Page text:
Imagine having to pay around Rs 35 lakh for a flat, the likes of which cost over a crore now. Sounds too good to be true? The president of Confederation of Real Estate Developers Association of India (CREDAI) claims that if in Mumbai a developer is allowed a floor space index (FSI) of 13 — instead of the current 1.3 — property prices will come down dramatically. FSI is the buildable area on a plot of land.
Lalit Kumar Jain, president of CREDAI, met the heads of top national banks recently regarding the lack of funding in real estate. MiD DAY had reported on September 9 (‘Cheaper homes coming your way’) that as the sluggish economy has dried up loans that builders used to take from private lenders, home prices will inevitably come down in the near future. After the meeting, when asked whether Reserve Bank of India reducing Cash Reserve Ratio by 25 basis points would help in fiscal consolidation, Jain said, “This is not enough. There are two options to contain inflation: Either cut monetary supply or increase availability of products. The second alternative is the right one since it will generate employment and contribute to the growth of GDP.”
When asked whether realty rates would come down, Jain was prompt in replying that if FSI is increased to 13 then builders will sell flats that are currently worth Rs 20,000 per square foot at Rs 7,000 per square foot. “We have arrived at this figure after meticulous calculations. In other nations, FSI ranges from 15 to 45. This means a developer can build up to 15-45 times the total land area available,” said Jain.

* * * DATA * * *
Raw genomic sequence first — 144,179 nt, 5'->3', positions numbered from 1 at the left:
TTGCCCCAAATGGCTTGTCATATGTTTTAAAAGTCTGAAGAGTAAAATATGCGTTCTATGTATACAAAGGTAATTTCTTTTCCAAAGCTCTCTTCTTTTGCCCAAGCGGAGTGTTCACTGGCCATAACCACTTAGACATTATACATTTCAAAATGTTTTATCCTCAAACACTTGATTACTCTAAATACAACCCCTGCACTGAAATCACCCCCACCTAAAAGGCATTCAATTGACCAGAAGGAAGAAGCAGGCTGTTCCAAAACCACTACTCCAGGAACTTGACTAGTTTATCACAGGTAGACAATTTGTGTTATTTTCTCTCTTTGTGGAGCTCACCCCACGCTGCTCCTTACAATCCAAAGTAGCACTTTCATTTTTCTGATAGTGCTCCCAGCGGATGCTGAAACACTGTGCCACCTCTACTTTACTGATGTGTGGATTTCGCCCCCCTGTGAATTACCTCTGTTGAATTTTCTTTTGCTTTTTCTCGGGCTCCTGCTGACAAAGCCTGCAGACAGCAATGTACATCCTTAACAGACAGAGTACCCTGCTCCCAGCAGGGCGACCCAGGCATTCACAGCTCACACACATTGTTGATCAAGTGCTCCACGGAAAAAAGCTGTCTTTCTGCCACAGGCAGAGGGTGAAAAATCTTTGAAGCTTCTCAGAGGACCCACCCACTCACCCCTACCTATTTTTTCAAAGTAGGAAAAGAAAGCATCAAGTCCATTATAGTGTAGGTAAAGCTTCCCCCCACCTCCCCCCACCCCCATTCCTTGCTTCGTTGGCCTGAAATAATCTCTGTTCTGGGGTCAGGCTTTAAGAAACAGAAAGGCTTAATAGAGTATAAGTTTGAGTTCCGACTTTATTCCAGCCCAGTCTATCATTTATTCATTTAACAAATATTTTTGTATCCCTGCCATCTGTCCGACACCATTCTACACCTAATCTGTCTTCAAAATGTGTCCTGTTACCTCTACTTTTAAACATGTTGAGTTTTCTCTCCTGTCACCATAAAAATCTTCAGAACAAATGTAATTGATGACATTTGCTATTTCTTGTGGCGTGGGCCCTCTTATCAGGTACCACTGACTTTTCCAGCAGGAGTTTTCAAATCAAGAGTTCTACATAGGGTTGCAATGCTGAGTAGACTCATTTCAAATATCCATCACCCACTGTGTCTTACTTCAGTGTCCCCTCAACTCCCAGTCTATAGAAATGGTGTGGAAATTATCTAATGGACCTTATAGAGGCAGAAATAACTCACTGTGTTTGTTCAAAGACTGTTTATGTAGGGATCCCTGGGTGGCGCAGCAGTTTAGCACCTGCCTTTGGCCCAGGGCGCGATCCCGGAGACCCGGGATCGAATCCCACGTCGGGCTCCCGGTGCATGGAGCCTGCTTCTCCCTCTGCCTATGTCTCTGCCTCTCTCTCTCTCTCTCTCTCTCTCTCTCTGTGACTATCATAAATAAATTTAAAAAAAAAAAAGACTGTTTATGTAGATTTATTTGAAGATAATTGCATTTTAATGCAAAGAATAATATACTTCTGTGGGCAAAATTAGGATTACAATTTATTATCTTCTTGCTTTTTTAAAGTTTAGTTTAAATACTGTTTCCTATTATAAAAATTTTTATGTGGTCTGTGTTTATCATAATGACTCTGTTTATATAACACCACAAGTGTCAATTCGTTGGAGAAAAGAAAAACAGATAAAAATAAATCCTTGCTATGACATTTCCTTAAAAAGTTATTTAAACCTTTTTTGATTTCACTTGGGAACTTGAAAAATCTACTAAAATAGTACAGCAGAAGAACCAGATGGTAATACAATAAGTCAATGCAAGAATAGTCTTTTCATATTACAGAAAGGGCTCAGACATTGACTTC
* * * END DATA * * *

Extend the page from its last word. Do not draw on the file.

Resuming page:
Sunil Mantri, senior member of CREDAI and former president of MCHI, said, “Currently, FSI is 1.3. If we get an FSI of 13, it will mean we will construct more and our expenses will be reduced to 1/10th of what they are today. This will of course mean more supply and prices will definitely come down. Currently, FSI is low and stocks are insufficient compared to demand.”
To improve sales, builders urged bankers to reduce housing loan interest to about 7 per cent from the existing 10 per cent or more. They also demanded that banks fund up to 90 per cent of the total cost of a flat.
Castles in the air?
“It’s pretty difficult for any builder to get such vast FSI. The infrastructure situation has to be kept in mind. When we talk about international cities, the infrastructure there is good. Our city already has so much of traffic jams, water and drainage problems. Builders demanding such high FSI should come up with a feasibility report based on ground realities first,” said advocate Vinod Sampat, a housing expert.
Meanwhile, builders claim that such a move will not burden the infrastructure. Lalit Kumar Jain said, “Because of unavailability of homes in Mumbai, people are moving towards the suburbs and extended suburbs. Just one-third of what you are spending on creating new infrastructure in those remote areas can improve the existing infrastructure.”
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